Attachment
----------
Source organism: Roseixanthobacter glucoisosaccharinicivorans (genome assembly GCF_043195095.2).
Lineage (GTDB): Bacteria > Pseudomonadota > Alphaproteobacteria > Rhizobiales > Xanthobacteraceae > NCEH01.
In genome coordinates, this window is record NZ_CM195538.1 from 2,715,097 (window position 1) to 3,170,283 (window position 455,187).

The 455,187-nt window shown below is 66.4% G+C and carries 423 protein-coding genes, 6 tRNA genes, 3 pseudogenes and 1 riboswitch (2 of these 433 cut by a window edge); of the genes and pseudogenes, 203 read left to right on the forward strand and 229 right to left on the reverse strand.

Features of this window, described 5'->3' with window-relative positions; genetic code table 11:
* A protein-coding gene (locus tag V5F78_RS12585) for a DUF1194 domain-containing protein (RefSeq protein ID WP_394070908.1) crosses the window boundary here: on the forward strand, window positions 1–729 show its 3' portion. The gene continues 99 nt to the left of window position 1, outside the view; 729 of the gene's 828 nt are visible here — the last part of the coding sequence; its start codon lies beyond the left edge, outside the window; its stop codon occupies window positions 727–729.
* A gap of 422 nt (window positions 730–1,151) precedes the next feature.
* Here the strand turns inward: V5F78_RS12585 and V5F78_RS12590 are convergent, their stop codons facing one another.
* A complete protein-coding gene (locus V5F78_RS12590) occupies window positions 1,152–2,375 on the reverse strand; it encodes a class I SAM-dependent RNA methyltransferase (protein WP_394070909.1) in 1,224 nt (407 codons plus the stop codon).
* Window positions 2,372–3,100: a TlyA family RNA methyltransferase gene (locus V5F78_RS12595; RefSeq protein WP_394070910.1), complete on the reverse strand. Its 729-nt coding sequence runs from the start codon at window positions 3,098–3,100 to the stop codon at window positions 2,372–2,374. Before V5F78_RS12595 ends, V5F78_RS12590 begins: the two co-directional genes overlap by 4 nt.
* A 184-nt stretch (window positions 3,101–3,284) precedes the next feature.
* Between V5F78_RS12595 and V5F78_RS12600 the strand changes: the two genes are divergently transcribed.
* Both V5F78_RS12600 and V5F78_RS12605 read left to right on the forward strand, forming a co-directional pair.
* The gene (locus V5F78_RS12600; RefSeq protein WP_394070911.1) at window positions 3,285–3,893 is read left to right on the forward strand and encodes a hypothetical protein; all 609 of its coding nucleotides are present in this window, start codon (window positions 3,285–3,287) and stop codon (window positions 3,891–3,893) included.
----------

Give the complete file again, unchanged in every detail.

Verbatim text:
Source organism: Roseixanthobacter glucoisosaccharinicivorans (genome assembly GCF_043195095.2).
Lineage (GTDB): Bacteria > Pseudomonadota > Alphaproteobacteria > Rhizobiales > Xanthobacteraceae > NCEH01.
In genome coordinates, this window is record NZ_CM195538.1 from 2,715,097 (window position 1) to 3,170,283 (window position 455,187).

The 455,187-nt window shown below is 66.4% G+C and carries 423 protein-coding genes, 6 tRNA genes, 3 pseudogenes and 1 riboswitch (2 of these 433 cut by a window edge); of the genes and pseudogenes, 203 read left to right on the forward strand and 229 right to left on the reverse strand.

Features of this window, described 5'->3' with window-relative positions; genetic code table 11:
* A protein-coding gene (locus tag V5F78_RS12585) for a DUF1194 domain-containing protein (RefSeq protein ID WP_394070908.1) crosses the window boundary here: on the forward strand, window positions 1–729 show its 3' portion. The gene continues 99 nt to the left of window position 1, outside the view; 729 of the gene's 828 nt are visible here — the last part of the coding sequence; its start codon lies beyond the left edge, outside the window; its stop codon occupies window positions 727–729.
* A gap of 422 nt (window positions 730–1,151) precedes the next feature.
* Here the strand turns inward: V5F78_RS12585 and V5F78_RS12590 are convergent, their stop codons facing one another.
* A complete protein-coding gene (locus V5F78_RS12590) occupies window positions 1,152–2,375 on the reverse strand; it encodes a class I SAM-dependent RNA methyltransferase (protein WP_394070909.1) in 1,224 nt (407 codons plus the stop codon).
* Window positions 2,372–3,100: a TlyA family RNA methyltransferase gene (locus V5F78_RS12595; RefSeq protein WP_394070910.1), complete on the reverse strand. Its 729-nt coding sequence runs from the start codon at window positions 3,098–3,100 to the stop codon at window positions 2,372–2,374. Before V5F78_RS12595 ends, V5F78_RS12590 begins: the two co-directional genes overlap by 4 nt.
* A 184-nt stretch (window positions 3,101–3,284) precedes the next feature.
* Between V5F78_RS12595 and V5F78_RS12600 the strand changes: the two genes are divergently transcribed.
* Both V5F78_RS12600 and V5F78_RS12605 read left to right on the forward strand, forming a co-directional pair.
* The gene (locus V5F78_RS12600; RefSeq protein WP_394070911.1) at window positions 3,285–3,893 is read left to right on the forward strand and encodes a hypothetical protein; all 609 of its coding nucleotides are present in this window, start codon (window positions 3,285–3,287) and stop codon (window positions 3,891–3,893) included.